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England frustrated but phlegmatic as bad light defers their moment of victory

Anderson, Broad call for common sense to prevail after openers motor towards victory target

Andrew Miller
Andrew Miller
Zak Crawley and Alex Lees look bemused as the players leave the field for bad light  •  Getty Images

Zak Crawley and Alex Lees look bemused as the players leave the field for bad light  •  Getty Images

James Anderson and Stuart Broad admitted to a mixture of frustration and sympathy for the umpires at the close of another captivating day's play in the third and final Test against South Africa, after a capacity crowd was denied the prospect of witnessing an England victory march by the onset of bad light.
After being set a target of 130 for victory, England's openers Zak Crawley and Alex Lees had rattled off 97 runs in 17 overs, and needed just 33 more to seal both the match and the series. However, shortly after the scheduled close of 6.30pm, umpires Richard Kettleborough and Nitin Menon led the teams from the field, having deemed that the light had diminished too much to continue.
The decision cause immediate uproar on the England balcony, where the captain Ben Stokes was seen gesticulating in disbelief, and the crowd booed loudly as the players left the field. However, having taken a light-meter reading at a similar time at the close of Saturday's play, the umpires were obliged to take that as the precedent for the match, irrespective of the match situation - a point that England's senior bowlers both acknowledged at the close.
"It's obviously frustrating from our point of view," Anderson told Sky Sports. "The rate that we were scoring, it might only have needed another five or six overs. The guys were obviously seeing the ball pretty well, and with a good crowd in here tonight, it would have been nice to finish it.
"But we understand what the point of view of the umpires is," he said. "They've taken a reading yesterday. That's the precedent for the whole game. And I think their message is, if it rains all day tomorrow, it would be unfair on South Africa if they just tried to get the game done tonight. But I'd like to think that common sense could prevail every now and then."
Broad also acknowledged that the umpires could not be faulted for having to follow the letter of the law as it stands.
"If you're a neutral making decisions, it was probably a fair call," Broad said. "The umpires communicated it very clearly with Zak and Leesy out there. They were saying, look, we're running out of time here … we don't have long left. It's not as if they said, right we're coming off.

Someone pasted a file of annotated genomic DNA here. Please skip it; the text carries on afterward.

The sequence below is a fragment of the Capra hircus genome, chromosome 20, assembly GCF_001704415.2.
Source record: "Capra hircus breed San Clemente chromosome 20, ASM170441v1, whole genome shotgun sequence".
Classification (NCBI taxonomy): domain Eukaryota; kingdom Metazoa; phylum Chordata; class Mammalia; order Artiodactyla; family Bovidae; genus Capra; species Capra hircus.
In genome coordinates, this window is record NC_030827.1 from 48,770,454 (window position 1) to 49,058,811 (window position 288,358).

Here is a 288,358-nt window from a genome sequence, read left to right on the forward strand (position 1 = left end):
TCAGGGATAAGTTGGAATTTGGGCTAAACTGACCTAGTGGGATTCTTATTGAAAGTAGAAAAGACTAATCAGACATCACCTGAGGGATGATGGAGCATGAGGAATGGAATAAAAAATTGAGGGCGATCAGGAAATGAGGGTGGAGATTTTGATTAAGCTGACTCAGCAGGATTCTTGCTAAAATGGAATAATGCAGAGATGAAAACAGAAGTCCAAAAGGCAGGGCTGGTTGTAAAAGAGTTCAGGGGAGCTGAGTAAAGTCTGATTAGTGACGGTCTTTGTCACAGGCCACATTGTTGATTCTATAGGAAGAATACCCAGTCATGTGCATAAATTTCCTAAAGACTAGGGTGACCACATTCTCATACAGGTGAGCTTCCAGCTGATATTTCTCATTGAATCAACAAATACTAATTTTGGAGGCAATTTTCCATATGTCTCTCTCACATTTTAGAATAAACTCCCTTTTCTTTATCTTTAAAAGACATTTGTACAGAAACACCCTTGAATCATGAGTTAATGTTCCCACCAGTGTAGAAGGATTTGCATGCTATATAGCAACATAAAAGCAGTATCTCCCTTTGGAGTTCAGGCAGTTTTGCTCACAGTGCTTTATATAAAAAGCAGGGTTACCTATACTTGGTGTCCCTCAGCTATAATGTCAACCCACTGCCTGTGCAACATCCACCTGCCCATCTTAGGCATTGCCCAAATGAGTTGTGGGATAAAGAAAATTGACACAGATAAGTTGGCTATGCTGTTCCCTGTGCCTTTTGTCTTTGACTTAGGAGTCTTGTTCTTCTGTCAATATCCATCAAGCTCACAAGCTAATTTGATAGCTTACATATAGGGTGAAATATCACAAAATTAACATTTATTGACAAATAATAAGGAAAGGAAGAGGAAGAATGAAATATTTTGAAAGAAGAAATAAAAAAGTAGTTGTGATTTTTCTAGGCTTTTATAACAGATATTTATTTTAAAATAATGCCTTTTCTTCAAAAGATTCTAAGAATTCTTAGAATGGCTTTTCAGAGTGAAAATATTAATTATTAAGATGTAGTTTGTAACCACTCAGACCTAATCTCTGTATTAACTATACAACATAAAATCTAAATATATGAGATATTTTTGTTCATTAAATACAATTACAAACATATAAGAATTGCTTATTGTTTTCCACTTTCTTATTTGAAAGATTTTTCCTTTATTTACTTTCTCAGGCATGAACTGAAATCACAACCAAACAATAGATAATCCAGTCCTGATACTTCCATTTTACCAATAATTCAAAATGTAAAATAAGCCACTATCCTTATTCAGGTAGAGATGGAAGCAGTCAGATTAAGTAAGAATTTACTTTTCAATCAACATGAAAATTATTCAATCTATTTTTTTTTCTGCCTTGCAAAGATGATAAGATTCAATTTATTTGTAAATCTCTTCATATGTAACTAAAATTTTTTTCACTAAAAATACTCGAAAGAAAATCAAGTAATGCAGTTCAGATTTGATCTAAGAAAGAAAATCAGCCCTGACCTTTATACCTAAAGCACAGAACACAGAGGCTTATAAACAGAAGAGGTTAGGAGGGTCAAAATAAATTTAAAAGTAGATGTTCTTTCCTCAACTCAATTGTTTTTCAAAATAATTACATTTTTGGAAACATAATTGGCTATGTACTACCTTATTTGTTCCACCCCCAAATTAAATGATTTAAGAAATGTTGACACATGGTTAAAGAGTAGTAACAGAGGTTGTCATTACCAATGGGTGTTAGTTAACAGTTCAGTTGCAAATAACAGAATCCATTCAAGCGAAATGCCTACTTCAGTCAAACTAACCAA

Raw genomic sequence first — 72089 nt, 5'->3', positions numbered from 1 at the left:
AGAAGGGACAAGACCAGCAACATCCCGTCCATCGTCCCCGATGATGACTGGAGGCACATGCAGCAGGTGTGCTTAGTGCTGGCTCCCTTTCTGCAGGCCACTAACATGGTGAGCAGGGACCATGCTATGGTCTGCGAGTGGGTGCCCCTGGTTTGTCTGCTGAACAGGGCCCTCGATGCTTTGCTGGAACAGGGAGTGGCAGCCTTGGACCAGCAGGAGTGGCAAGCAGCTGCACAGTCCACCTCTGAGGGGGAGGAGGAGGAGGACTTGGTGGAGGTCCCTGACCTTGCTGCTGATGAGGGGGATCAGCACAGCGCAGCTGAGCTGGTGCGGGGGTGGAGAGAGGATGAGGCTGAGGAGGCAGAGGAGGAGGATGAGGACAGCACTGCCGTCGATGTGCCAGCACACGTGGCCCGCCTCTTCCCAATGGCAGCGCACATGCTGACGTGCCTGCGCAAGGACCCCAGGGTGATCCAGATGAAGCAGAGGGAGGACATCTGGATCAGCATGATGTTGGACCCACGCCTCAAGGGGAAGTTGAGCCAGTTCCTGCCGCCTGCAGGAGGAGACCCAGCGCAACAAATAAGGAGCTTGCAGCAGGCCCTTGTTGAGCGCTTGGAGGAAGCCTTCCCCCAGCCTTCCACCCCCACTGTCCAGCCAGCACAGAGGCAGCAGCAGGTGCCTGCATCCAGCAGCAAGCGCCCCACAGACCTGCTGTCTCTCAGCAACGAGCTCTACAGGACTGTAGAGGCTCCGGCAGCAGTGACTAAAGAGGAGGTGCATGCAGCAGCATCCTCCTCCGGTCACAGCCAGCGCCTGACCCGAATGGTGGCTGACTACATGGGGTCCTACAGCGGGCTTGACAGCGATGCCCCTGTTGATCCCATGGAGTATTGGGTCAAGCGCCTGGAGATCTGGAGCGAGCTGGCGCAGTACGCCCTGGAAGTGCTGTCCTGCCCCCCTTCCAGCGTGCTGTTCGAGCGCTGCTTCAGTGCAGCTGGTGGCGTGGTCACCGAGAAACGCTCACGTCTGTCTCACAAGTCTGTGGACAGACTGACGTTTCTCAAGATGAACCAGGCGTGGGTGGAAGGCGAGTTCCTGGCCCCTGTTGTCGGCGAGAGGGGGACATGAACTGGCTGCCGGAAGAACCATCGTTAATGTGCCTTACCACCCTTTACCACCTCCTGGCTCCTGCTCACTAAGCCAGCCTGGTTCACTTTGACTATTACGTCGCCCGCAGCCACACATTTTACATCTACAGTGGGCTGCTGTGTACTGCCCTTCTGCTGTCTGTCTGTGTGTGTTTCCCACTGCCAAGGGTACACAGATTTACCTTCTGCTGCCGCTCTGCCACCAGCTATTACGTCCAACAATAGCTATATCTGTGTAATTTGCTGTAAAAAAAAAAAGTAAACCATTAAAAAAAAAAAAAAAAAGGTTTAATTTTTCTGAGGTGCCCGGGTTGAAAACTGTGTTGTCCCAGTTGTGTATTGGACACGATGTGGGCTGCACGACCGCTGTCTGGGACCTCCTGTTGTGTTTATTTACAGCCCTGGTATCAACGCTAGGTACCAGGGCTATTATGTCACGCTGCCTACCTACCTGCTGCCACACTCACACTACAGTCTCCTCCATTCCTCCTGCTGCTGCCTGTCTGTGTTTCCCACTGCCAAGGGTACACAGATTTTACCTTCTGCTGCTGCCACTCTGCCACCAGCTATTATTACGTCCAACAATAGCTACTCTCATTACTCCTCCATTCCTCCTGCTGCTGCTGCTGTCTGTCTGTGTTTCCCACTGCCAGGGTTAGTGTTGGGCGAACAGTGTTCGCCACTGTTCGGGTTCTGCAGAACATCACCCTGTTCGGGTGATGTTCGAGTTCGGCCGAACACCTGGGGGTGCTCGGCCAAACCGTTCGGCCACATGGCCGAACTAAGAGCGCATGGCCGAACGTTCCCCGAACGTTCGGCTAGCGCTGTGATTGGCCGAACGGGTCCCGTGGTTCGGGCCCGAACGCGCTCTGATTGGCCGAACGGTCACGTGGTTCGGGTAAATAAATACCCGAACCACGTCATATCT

"But we're naturally disappointed and frustrated, particularly as the guys were going so well. Leesy hit the last ball of the day through the covers for four and was seeing it fine. I can see that side of it but as a changing room, we're frustrated that we didn't get to finish it in front of the crowd that have been with us all day."
It was a point of view backed up by the former England captain Nasser Hussain on Sky Sports, who called on the authorities to adjust to the prevailing late-season conditions.
"You cannot be cross with the umpires, they are doing their job," Hussain said. "The people who set the rules need to take a look. Do they think that suddenly, in September, it's going to get bright at 6.45pm? It's not. If you have to make up half an hour, start half an hour early, rather than adding on at the end of the day. But you've got a full house here. Cricket can't just shoot itself in the foot, by picking up the bails and walking off."
Either way, the decision ran counter to the entertainment-first ethos that Stokes and Brendon McCullum have instilled to such good effect in their side this summer, with England now all but assured of finishing the summer with six victories in seven Tests, all of them achieved in a similar vein after batting second and letting their bowlers focus on taking 20 wickets.
"It's been amazing," Anderson added. "Baz has been a breath of fresh air, it just feels like a positive atmosphere in that dressing room. The message he sends about going out there and trying to entertain, everyone's bought into it.
"Yes, some days it hasn't come off, but when it does, it's spectacular. And I think it's really changed the way, not just the players think about Test cricket, but a lot of the world will think about Test cricket. It's been an incredible summer, and hopefully we can get over the line and seal the deal tomorrow."
Marco Jansen, South Africa's allrounder, was phlegmatic about the light situation, admitting that the game was already as good as up for his team, who are now resigned to a 2-1 series loss, having won so emphatically by an innings in the first Test at Lord's last month.
"I feel it would have not mattered whether we played another 20 minutes or we start again tomorrow," Jansen said. "If the game was more in the balance, it probably would have affected us a bit more. But the situation that the game was in, I don't feel it would have mattered. As bowlers we are always happy to play on, but it's all up to the umpires."

Andrew Miller is UK editor of ESPNcricinfo. @miller_cricket